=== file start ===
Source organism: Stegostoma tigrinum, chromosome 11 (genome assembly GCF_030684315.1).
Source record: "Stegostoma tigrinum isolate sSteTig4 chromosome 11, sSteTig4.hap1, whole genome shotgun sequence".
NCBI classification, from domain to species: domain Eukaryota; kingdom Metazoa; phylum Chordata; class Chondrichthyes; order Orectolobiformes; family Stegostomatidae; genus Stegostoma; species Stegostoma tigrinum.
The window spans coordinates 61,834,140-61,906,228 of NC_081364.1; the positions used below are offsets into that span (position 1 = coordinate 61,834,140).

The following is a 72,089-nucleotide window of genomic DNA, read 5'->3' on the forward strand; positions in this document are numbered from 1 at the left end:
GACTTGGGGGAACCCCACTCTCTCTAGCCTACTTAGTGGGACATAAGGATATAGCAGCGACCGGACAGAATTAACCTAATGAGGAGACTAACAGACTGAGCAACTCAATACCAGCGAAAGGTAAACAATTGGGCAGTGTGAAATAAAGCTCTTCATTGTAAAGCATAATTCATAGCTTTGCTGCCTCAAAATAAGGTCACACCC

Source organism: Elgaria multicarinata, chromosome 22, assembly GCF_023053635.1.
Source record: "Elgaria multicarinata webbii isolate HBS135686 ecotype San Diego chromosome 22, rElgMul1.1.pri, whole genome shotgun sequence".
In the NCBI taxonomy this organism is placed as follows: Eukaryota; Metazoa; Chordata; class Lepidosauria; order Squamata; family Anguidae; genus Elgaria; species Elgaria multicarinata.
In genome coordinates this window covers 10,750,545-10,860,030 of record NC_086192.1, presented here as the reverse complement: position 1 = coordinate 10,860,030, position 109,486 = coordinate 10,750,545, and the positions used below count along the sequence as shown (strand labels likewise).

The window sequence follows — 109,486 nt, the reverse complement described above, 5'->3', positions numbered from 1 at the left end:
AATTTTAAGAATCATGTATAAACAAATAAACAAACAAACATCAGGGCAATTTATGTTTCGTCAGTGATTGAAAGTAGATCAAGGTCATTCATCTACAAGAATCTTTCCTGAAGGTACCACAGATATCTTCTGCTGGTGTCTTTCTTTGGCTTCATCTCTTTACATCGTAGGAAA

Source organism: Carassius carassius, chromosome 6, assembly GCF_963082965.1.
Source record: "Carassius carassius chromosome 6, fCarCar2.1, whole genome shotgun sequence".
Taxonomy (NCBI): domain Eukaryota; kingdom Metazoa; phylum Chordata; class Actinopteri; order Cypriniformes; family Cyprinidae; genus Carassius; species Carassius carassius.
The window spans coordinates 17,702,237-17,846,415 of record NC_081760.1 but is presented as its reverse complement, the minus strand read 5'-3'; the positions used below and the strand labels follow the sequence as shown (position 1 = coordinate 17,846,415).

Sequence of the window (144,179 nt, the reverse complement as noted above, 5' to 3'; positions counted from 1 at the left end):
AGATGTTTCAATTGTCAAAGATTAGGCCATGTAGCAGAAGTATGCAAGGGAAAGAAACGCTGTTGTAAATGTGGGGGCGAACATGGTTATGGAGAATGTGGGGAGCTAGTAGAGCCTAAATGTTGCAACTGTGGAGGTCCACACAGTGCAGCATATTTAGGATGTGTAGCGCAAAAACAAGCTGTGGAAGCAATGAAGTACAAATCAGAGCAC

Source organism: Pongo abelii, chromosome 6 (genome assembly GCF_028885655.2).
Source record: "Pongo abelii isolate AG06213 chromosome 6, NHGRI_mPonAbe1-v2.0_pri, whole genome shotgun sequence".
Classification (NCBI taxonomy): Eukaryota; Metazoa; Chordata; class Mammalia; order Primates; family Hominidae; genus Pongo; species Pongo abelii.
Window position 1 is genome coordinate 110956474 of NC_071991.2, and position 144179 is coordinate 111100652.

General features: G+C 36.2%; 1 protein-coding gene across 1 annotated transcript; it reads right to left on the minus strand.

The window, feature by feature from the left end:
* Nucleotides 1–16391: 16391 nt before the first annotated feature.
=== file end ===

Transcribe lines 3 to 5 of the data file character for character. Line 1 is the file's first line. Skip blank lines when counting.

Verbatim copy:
NCBI classification, from domain to species: domain Eukaryota; kingdom Metazoa; phylum Chordata; class Chondrichthyes; order Orectolobiformes; family Stegostomatidae; genus Stegostoma; species Stegostoma tigrinum.
The window spans coordinates 61,834,140-61,906,228 of NC_081364.1; the positions used below are offsets into that span (position 1 = coordinate 61,834,140).

The following is a 72,089-nucleotide window of genomic DNA, read 5'->3' on the forward strand; positions in this document are numbered from 1 at the left end: